Paris Fashion: Satin and Stilettos


He invented the stiletto, created the coronation pumps for Queen Elizabeth and made sure Dior women were elegant from head to toe. Shoe guru Roger Vivier saw the shoe as a sculpture and treated it like a work of art. This won him customers from Marlene Dietrich to John Lennon, Brigitte Bardot to Catherine Deneuve. Now, Paris fashion is paying overdue homage to him, with a witty show at the Palais de Tokyo.

All photos by Cynthia Rose.

Virgule, Etc. takes its name from Vivier’s famous virgule (“comma”) heel. When he left Maison Dior to found his own company, Vivier became known for the funky curve. Although the exposition celebrates all his innovations, it also marks the 50th birthday of the Vivier company. Operating today under Bruno Frisoni, who took over in 2003, the house boasts Inès de la Fressange as “ambassador.” The show, however, is curated by Olivier Saillard—the director of Paris fashion museum Palais Galliera.  

In smoky, mirrored decor by Jean-Julien Simonot, Saillard gives us a very amusing show. Pumps, stilettos and slippers strut their stuff behind sparkling glass, lit like museum pieces and literally classified as art. Vitrines are labeled as “Galleries” or “Schools” and each shoe is titled as if it were a painting or sculpture. Fanciful slippers are grouped in “The Corridor of English Paintings” or “The Gallery of Post-Impressionists.” It’s clear this footwear is an object of desire.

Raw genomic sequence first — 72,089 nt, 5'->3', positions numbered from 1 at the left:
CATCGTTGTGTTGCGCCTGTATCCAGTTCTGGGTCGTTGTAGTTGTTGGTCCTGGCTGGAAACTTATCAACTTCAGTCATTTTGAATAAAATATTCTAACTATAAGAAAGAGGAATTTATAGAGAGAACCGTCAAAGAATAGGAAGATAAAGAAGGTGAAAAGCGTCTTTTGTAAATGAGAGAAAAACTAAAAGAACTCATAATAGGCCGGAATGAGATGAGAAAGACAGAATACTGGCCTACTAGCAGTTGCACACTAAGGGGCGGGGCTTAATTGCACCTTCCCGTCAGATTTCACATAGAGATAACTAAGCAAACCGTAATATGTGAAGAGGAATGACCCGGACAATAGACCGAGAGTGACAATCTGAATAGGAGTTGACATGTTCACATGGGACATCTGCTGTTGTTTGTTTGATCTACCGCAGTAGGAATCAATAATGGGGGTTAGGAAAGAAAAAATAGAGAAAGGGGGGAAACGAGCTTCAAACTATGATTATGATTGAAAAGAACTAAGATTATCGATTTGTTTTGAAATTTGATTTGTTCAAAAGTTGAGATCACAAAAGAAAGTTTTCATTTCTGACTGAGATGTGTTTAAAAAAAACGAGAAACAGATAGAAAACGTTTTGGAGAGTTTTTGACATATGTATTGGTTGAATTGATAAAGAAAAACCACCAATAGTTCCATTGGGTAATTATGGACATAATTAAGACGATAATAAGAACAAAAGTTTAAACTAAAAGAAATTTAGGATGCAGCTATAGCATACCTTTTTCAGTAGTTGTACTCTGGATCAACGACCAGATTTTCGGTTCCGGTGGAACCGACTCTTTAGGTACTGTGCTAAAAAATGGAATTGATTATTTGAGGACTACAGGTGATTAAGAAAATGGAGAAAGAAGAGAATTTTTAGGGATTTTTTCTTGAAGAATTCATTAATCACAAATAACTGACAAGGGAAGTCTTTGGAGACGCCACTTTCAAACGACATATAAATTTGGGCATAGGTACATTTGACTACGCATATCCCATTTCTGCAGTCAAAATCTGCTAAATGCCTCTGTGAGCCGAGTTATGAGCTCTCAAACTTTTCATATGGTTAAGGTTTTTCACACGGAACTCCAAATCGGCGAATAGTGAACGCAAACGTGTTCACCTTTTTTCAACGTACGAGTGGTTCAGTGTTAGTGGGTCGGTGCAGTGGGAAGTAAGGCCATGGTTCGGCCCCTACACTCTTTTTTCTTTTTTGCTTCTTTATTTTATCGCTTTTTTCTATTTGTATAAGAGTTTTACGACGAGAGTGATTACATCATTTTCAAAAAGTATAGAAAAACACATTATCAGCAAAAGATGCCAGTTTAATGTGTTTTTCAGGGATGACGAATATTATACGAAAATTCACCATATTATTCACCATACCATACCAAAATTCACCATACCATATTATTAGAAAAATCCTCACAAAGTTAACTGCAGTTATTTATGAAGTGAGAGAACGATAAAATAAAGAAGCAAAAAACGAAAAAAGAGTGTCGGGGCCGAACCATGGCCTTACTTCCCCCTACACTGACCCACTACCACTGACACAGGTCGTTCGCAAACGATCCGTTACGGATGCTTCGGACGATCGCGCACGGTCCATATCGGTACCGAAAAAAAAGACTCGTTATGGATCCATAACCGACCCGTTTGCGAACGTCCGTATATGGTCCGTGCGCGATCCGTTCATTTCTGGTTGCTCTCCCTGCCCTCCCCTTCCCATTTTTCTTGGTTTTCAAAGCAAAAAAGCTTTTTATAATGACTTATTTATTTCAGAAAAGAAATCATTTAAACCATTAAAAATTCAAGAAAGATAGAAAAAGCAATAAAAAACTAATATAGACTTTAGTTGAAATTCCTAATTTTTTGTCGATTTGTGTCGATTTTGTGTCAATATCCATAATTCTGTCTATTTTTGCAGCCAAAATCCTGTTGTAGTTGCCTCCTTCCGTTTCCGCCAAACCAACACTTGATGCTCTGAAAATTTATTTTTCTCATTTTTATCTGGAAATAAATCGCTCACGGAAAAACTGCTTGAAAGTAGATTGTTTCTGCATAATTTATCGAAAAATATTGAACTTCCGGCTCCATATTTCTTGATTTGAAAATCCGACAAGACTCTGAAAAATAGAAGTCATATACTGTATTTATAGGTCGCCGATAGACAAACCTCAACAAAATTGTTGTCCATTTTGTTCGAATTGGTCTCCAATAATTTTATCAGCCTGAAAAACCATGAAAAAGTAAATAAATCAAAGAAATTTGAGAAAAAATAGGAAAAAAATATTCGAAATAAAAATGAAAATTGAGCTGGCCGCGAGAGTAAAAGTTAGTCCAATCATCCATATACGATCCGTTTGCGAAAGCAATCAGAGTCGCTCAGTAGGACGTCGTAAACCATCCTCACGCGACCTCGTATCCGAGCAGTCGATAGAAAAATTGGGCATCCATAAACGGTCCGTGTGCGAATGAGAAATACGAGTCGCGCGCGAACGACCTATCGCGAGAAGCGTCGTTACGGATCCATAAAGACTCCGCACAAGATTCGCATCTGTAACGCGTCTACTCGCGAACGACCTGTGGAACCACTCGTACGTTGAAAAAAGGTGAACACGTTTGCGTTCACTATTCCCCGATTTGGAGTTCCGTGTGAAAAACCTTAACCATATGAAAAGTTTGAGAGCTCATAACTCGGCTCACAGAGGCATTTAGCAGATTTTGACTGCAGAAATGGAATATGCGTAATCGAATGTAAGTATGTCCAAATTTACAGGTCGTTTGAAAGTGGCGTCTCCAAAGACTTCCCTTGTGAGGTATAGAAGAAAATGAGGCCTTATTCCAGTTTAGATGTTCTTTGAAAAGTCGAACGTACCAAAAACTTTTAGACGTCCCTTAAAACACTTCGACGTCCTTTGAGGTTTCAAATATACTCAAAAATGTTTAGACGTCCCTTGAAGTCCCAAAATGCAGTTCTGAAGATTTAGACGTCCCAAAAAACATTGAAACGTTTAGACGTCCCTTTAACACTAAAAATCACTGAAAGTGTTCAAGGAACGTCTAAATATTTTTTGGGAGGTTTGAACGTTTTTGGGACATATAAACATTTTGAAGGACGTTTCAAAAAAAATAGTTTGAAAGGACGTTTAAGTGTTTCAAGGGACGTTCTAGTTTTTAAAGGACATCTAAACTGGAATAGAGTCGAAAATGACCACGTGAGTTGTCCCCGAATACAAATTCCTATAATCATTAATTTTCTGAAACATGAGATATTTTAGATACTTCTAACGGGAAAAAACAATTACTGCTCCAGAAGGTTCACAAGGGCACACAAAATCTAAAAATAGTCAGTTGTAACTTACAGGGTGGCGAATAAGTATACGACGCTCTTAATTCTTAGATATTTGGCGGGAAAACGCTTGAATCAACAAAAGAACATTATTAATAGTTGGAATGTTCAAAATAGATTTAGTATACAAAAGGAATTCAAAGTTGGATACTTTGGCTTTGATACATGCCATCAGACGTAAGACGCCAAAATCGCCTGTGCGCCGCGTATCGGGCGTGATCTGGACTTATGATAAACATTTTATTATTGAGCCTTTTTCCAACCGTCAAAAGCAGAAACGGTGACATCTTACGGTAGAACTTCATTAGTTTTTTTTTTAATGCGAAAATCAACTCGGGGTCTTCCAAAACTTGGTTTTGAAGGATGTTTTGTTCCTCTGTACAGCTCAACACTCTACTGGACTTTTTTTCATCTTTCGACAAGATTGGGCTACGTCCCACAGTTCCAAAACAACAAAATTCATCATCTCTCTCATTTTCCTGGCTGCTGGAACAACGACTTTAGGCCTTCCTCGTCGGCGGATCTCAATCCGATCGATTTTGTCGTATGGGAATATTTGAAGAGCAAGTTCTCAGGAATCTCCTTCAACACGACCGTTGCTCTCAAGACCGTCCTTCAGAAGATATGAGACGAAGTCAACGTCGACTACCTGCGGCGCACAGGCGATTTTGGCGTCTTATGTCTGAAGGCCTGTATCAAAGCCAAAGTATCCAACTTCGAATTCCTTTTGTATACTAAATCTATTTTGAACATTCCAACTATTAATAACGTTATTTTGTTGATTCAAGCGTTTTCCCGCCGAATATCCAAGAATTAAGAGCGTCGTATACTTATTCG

Some of the shoes on show are very winsome creations. Others are jaw-droppingly gorgeous. You can see Bardot’s sweet gingham slipper, thigh-high boots (cuissardes) in jewel-like satins and plenty of special commissions for the likes of Liz Taylor. Most of the items were made for models or movie stars but a special few were created just for men. Those clients included Cecil Beaton and Cary Grant.

A wide array of luxury materials were used for the shoes: straw, feathers, embroideries, jewellery, hand-painting, lace, satin, silk and crystal. But what’s most impressive is their maker’s structural savvy (Vivier saw himself primarily as an architect). All exude a perfect sense of balance and, in a nice surprise, all are perfectly wearable. Lovers of costume history won’t be disappointed either. These shoes recall every epoch of French fashion, painting and style—from before the Sun King right through the swinging ’60s.

In short: Although it’s kept a low profile, this is one of the year’s best shows. Be sure you make some time for it; after all, it’s right across the road from Palais Galliera. Besides, the Palais de Tokyo is open until midnight. You’ll have no excuse for missing out.
Virgule, Etc. runs until November 18, 2013.

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Roger Vivier
Virgule, Etc.
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